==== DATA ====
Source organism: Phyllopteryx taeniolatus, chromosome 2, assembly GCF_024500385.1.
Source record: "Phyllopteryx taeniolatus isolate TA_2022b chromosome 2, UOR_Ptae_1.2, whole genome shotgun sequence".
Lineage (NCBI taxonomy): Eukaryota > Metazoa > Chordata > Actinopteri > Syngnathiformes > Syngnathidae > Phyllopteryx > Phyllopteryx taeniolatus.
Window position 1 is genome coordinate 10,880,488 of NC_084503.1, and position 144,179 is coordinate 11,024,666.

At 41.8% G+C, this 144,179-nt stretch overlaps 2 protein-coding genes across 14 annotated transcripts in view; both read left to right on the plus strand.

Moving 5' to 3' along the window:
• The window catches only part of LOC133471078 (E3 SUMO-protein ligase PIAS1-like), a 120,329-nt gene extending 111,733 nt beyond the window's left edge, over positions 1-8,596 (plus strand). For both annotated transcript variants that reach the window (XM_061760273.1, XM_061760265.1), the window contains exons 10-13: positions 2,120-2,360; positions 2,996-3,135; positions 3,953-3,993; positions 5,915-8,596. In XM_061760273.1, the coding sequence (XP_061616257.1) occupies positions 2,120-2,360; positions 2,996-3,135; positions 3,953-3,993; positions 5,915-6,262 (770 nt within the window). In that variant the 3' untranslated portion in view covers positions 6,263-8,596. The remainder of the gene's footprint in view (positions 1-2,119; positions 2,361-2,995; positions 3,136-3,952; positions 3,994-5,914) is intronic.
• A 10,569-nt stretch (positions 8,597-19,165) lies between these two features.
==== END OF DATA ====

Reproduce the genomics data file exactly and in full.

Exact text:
Source organism: Phyllopteryx taeniolatus, chromosome 2, assembly GCF_024500385.1.
Source record: "Phyllopteryx taeniolatus isolate TA_2022b chromosome 2, UOR_Ptae_1.2, whole genome shotgun sequence".
Lineage (NCBI taxonomy): Eukaryota > Metazoa > Chordata > Actinopteri > Syngnathiformes > Syngnathidae > Phyllopteryx > Phyllopteryx taeniolatus.
Window position 1 is genome coordinate 10,880,488 of NC_084503.1, and position 144,179 is coordinate 11,024,666.

At 41.8% G+C, this 144,179-nt stretch overlaps 2 protein-coding genes across 14 annotated transcripts in view; both read left to right on the plus strand.

Moving 5' to 3' along the window:
• The window catches only part of LOC133471078 (E3 SUMO-protein ligase PIAS1-like), a 120,329-nt gene extending 111,733 nt beyond the window's left edge, over positions 1-8,596 (plus strand). For both annotated transcript variants that reach the window (XM_061760273.1, XM_061760265.1), the window contains exons 10-13: positions 2,120-2,360; positions 2,996-3,135; positions 3,953-3,993; positions 5,915-8,596. In XM_061760273.1, the coding sequence (XP_061616257.1) occupies positions 2,120-2,360; positions 2,996-3,135; positions 3,953-3,993; positions 5,915-6,262 (770 nt within the window). In that variant the 3' untranslated portion in view covers positions 6,263-8,596. The remainder of the gene's footprint in view (positions 1-2,119; positions 2,361-2,995; positions 3,136-3,952; positions 3,994-5,914) is intronic.
• A 10,569-nt stretch (positions 8,597-19,165) lies between these two features.